Please Review Race Forward's NEW Presenter Registration Information Below.
The application includes an opportunity to apply for a need-based scholarship for transportation and lodging.
Race Flicks lifts up critical issues of racial justice through film and ways that activists, organizers, nonprofits, and others can use them to advance racial justice. This year’s program will have a special focus on racial justice and equity in the U.S. South told by media makers who live in the region. We will accept films from and about other regions but will prioritize Southern stories and makers, who are widely underrepresented. As in years past, the program will continue to have a focus on accountable filmmaking that truly represents the people and places featured and holds great potential to build power among those represented in the stories at hand.
The deadline for application is February 21st, 2020. We will notify all applicants of your status via email in June.
Films will be evaluated on the following criteria:
Quality of Filmmaking and Storytelling: We are looking for beautifully shot, story-driven documentaries that use powerful characters and engaging stories to educate and move audiences. Films can be long or short form (under 75 minutes).
Diversity: In addition to addressing issues of racial justice we are interested in films that depict people of different ages, abilities, national origins, ethnicities, sexual orientations, etc.
Representation and Accountability: We are particularly interested in supporting the work of filmmakers in the U.S South. For filmmakers telling stories of a community of which they are not a part we will look for work that reflects a participatory production process that engaged the community represented in the film, and/or films that show the agency of the characters and give a true sense of their power.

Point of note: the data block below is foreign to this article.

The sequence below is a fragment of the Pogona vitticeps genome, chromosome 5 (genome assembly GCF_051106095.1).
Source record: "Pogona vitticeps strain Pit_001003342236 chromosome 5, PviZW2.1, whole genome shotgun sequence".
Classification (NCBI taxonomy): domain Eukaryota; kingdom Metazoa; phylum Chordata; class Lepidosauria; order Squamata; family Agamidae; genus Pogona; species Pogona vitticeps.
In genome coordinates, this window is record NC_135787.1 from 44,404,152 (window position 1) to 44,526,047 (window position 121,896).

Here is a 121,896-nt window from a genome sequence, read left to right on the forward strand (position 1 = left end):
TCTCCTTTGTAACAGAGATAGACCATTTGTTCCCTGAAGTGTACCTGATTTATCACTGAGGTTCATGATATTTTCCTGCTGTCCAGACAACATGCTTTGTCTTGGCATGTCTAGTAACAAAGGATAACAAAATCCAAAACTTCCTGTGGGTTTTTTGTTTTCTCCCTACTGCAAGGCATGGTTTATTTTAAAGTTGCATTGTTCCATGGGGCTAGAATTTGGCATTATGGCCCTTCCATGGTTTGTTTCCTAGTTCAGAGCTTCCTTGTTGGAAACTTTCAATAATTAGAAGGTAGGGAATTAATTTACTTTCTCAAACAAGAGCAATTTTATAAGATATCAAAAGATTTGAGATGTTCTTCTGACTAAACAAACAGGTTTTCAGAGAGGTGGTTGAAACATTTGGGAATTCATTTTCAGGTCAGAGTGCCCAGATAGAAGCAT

Filmmakers’ Commitment to Social Change: We want to include filmmakers who have a commitment to using their storytelling abilities to make a difference. We are interested in your plans for how your film can be used to make change.
Timeliness of the Topic: We will prioritize films that address timely, current racial justice issues in the US south.
For questions, please contact Hannah Hearn at email@example.com.
How It Works
- Scholarships are awarded based on need and individual and/or organizational commitment to racial justice.
- There is no fee to apply for a scholarship. However, if your application is accepted, there is a $50 processing fee that must be paid at the time of your acceptance of an awarded scholarship.
- Please note: if a scholarship is awarded, confirmation to attend and application processing fee must be made within two weeks of being awarded the scholarship. If we do not receive these within 2 weeks, we will offer the scholarship to applicants on the waiting list. Failure to adhere to the guidelines will impact your eligibility to qualify for future Facing Race National Conference scholarships.
- Resources are limited, so we recommend applying as soon as possible. You will receive a confirmation once your request is received and scholarship decisions will be made on a rolling basis. Because we have limited funding, we cannot guarantee that all requests can be granted.